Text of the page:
SOE’s EverQuest2 is an MMO that takes its name seriously. Very seriously. In fact, InfiniteQuest might be a better name for this game.
The original EverQuest is one of the few MMOs that I have not yet played. When it launched in 1999, the memory of my unpleasant experience with Meridian 59 was still fresh. As friends began to exhort the game’s virtues (it surprised me how fast the term “EverCrack” sprang up), my immediate reaction was, “Oh, hell no!” I imagined battles with my modem that would exceed any in-game combat. I was content to continue enjoying my single player games, where I could be blissfully ignorant of concepts like ‘ping’ and ‘latency’.
Fast-forward 10 years where I’ve played almost every popular MMO in existence except EverQuest and it’s younger sister, EverQuest2. A free trial offer and a download later found me rolling up a Human Swashbuckler and venturing forth into Qeynos.
I was initially beguiled. The extensive use of voice actors lends a unique sense of charm to the game. I found the player community to be mature and friendly, as I was quickly adopted by a helpful guild that was willing to show me the ropes. I completed all the missions in the beginner area and eagerly headed to the mainland.
Here’s where I should mention that there are two different types of people in the world: Those who like lots of options and those who don’t. I fall squarely into the second category. I’ve been known to walk out of restaurants that had too many items on their menu. Give me too many choices and my brain will seize up like an old engine with a bad oil pump.
The EQ2 designers seem to subscribe to the philosophy that more is always better. By the time my character reached level 20 she had a quest journal that resembled the classified ads, four rows of quick bars containing skills I had no idea how to use, and an inventory full of items with dubious levels of importance. In a word, I was OVERWHELMED.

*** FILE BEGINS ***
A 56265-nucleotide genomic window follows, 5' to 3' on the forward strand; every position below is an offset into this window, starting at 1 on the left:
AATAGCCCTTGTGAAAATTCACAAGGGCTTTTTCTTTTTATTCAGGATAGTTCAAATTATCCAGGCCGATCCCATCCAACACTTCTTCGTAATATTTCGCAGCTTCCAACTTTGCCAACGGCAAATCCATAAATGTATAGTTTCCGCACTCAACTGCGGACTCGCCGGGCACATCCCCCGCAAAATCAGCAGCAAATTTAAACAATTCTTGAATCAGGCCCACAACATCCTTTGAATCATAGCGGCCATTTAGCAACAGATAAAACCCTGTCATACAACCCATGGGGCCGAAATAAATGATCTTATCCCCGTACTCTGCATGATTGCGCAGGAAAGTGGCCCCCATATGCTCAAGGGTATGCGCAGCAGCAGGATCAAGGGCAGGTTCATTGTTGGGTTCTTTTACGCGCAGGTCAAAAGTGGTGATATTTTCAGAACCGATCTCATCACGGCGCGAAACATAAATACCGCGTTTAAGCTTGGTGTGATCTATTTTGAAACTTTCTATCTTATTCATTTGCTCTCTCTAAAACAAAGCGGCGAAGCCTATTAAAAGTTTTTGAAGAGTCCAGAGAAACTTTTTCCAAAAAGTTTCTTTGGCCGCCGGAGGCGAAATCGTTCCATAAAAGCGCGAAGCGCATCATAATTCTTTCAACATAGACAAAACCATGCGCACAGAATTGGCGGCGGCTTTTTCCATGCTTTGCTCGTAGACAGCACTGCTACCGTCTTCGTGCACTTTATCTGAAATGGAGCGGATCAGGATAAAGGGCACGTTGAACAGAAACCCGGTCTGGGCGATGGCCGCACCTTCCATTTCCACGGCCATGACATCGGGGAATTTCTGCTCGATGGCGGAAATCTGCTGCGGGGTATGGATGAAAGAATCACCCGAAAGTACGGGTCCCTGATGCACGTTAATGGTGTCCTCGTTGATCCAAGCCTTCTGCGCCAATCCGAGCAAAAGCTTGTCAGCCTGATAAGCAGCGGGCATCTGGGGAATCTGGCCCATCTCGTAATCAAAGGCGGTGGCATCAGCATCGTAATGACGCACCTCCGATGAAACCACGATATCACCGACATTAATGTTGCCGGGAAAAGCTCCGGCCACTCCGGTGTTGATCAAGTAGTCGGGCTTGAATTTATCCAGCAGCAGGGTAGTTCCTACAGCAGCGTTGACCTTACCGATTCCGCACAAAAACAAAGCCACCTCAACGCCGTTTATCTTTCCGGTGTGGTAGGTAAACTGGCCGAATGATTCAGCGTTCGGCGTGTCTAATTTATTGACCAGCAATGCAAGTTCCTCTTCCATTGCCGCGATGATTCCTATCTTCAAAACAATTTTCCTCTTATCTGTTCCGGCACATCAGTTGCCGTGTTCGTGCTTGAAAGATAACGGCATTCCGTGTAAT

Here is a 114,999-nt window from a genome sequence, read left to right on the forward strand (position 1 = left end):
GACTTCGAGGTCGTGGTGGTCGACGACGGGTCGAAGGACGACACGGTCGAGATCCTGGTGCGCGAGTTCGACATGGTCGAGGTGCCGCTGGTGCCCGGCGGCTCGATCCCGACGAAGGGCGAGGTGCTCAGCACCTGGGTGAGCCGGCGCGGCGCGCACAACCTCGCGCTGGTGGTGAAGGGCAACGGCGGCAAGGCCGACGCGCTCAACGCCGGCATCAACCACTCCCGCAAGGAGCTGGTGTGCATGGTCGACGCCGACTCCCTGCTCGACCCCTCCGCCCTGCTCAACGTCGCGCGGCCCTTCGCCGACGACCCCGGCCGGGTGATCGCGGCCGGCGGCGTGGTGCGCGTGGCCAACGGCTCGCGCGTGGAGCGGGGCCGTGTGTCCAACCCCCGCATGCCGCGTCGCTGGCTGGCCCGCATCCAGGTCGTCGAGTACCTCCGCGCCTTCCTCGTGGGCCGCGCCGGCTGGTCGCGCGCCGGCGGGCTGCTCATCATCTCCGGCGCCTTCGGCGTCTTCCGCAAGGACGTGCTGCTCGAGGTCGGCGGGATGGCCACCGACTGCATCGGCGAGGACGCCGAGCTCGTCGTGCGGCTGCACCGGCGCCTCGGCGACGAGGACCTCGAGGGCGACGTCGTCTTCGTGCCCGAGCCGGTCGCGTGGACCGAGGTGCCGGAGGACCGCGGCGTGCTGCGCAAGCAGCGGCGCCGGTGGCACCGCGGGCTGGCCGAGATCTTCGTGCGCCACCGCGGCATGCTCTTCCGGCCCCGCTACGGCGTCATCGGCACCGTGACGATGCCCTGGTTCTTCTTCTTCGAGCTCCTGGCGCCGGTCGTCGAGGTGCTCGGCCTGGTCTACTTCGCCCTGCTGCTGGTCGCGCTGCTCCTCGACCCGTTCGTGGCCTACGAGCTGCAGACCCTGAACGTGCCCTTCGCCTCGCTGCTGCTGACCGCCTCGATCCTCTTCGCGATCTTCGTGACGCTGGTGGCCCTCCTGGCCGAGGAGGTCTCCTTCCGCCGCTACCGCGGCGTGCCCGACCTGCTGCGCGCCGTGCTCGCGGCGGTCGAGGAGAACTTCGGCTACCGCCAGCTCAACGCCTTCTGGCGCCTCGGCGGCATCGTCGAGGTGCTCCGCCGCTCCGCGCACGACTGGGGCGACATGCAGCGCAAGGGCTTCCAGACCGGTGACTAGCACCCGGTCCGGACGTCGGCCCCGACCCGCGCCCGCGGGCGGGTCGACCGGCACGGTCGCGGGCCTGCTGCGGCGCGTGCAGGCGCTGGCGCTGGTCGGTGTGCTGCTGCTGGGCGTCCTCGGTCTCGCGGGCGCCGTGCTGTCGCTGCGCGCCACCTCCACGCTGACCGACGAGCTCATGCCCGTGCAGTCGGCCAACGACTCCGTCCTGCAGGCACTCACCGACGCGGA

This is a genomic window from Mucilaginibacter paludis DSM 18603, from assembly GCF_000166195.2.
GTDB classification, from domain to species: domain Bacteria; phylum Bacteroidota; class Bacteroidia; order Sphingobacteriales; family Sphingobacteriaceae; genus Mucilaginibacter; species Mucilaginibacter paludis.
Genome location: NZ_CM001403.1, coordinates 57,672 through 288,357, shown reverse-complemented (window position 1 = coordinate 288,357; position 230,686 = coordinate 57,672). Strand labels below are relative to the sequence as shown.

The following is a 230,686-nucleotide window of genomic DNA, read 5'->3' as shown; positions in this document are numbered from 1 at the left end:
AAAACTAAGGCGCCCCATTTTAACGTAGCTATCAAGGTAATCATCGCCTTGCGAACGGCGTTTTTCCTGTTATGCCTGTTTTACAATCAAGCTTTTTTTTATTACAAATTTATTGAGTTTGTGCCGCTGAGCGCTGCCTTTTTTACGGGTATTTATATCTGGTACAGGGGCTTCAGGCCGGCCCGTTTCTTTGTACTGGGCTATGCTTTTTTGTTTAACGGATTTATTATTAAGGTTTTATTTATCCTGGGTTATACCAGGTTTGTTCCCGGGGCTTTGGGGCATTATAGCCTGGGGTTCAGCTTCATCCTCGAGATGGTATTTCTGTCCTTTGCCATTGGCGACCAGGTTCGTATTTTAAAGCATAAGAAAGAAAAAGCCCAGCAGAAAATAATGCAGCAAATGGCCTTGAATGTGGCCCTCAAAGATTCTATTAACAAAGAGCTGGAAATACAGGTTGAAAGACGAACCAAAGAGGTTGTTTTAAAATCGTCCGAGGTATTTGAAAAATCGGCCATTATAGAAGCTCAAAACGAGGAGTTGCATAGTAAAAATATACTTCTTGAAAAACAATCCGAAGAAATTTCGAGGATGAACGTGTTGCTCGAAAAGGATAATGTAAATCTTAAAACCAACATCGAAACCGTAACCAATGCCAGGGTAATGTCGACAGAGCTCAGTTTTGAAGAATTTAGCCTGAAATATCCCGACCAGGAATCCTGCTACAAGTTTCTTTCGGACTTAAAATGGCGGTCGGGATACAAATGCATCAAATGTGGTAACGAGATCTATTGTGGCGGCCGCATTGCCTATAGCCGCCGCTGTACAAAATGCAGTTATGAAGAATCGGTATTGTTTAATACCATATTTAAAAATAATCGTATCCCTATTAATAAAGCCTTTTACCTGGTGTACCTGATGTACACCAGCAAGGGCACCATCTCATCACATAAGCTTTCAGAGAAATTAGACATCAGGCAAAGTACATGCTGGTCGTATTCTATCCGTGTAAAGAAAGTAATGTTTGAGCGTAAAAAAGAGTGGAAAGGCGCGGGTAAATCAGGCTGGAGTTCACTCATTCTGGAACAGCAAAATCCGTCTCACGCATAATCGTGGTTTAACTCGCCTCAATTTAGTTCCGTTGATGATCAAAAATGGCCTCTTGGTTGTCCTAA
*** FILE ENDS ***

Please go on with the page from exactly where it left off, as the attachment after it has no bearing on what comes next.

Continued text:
At this year’s Game Developers Conference, I had the opportunity to talk at length with one of the game’s original quest writers. Apparently EQ2’s ‘kitchen sink” approach stemmed, in part, from their lack of understanding of player behavior. They created the content with the expectation that players would pick and choose which quests they wanted to do. They never anticipated that we would attempt to pick up every quest in a given area until our journals were overflowing.
It’s unfortunate that EQ2 lost me in its sea of options and endless possibilities. The game had a lot to offer. But that, in itself, was the problem.
* Desert Bus is a game that involves nothing but driving a bus from Tucson, AZ to Las Vegas, NV – in real time. It is very, VERY boring.